Document No. 2 and Fr. Morello's letter also reveal that Fr. Urrutigoity's present suspension is nothing new for him. Carlos Urrutigoity has been formally accused of ɧoɱosɛҳųαƖ molestation in three different places, yet each time he has managed to evade justice by enlisting episcopal support. Urrutigoity was first accused, as we have seen above, when he was a seminarian in La Rreja Argentina. After Urrutigoity was ordained a priest, and soon after he left the seminary in Winona, Minnesota, he was accused again, this time by the young seminarian who left Winona with him. The third accusation was made in a federal lawsuit by a graduate of St. Gregory's Academy when Urrutigoity was the superior general of the Society of St. John. Note that Fr. Urrutigoity's victims came from three completely different backgrounds and that they knew nothing about the prior victims. Hence, there is absolutely no basis for the Society of St. John's claim that the accusations of ɧoɱosɛҳųαƖ molestation reflect a conspiracy against Fr. Urrutigoity.

    Note also that even those who initially found themselves on opposite sides, such as Bishop Williamson and Fr. Morello, are now all agreed on at least one thing: Carlos Urrutigoity is a ɧoɱosɛҳųαƖ predator. How then can Bishop Timlin, without whose assistance and support Fr. Urrutigoity would have long ago been stopped, continue to protect this Rasputin in a Roman collar? Although Bishop Timlin has been repeatedly warned that Fr. Urrutigoity continues even to this day to create scenarios that place him in the company of young men, Bishop Timlin still does nothing but claim that all the accusations against Fr. Urrutigoity have been fabricated by his enemies.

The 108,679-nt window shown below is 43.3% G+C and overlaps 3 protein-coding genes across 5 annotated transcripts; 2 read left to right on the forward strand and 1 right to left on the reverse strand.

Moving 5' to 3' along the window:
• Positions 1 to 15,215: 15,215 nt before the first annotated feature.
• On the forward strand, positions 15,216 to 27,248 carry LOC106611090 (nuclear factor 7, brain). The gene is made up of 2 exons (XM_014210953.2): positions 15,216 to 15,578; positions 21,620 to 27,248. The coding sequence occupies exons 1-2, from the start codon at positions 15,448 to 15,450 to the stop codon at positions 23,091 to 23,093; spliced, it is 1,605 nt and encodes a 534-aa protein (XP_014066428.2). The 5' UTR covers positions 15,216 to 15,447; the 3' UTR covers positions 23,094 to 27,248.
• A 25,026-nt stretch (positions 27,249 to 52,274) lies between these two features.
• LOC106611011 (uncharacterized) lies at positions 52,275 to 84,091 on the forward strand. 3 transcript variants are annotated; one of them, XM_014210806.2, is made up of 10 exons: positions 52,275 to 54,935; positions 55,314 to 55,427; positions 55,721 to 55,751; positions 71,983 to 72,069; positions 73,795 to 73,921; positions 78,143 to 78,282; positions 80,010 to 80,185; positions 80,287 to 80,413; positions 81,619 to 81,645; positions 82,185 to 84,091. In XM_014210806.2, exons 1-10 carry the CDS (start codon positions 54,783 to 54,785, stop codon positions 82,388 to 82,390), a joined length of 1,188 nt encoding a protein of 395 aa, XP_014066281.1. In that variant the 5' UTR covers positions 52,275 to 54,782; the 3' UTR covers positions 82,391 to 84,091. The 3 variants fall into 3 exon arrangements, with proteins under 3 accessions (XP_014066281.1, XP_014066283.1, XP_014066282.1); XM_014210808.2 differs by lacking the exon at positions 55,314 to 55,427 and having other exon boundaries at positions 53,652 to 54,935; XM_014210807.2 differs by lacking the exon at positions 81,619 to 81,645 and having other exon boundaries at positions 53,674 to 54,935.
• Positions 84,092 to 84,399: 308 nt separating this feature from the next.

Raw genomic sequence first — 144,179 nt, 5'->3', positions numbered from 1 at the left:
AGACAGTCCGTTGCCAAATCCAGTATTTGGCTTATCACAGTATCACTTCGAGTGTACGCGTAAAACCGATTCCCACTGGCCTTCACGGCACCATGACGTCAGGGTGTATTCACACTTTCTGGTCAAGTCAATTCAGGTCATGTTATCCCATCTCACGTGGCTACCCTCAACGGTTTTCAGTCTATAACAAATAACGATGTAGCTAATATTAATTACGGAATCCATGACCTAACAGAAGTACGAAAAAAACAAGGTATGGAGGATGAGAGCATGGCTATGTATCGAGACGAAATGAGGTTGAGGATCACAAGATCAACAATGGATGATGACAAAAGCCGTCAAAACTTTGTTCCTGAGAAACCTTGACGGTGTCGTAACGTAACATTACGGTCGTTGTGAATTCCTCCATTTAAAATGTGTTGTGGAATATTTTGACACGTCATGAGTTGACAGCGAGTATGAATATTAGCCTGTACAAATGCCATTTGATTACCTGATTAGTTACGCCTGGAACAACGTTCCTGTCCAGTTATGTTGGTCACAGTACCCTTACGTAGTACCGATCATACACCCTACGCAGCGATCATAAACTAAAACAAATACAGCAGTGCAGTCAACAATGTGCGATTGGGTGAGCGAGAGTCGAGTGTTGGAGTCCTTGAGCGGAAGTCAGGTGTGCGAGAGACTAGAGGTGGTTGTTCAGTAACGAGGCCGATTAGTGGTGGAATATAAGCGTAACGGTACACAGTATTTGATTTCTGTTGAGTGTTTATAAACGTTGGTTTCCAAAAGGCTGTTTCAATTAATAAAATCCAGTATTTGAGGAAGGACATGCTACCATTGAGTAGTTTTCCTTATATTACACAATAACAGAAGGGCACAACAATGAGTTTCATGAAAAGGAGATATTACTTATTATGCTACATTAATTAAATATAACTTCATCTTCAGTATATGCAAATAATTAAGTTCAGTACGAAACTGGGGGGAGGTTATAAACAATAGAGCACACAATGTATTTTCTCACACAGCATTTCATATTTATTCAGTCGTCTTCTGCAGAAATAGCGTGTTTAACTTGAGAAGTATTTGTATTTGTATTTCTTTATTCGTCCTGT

All who are disgusted with Bishop Timlin's failure to protect his flock from a clear and present danger should write to him at dio34@e... I also encourage all concerned parties to contact Mr. Andrew Jarbola, the District Attorney of Lackawanna County: (1) to exhort him to ensure that the ongoing criminal investigation of Fr. Urrutigoity and Fr. Eric Ensey is both rigorous and independent of diocesan influence; and (2) to ask why there is no news of impaneling a grand jury. Mr. Jarbola's address is 200 N. Washington Avenue, Scranton, PA 18503. His telephone number is (570) 963-6717.


    Dr. Jeffrey M. Bond
    College of St. Justin Martyr
    142 Market Road
    Greeley, PA 18425
    (570) 685-5945

    (Note: Emphasis added by F. John Loughnan Sean Ó Lachtnáin's Home Page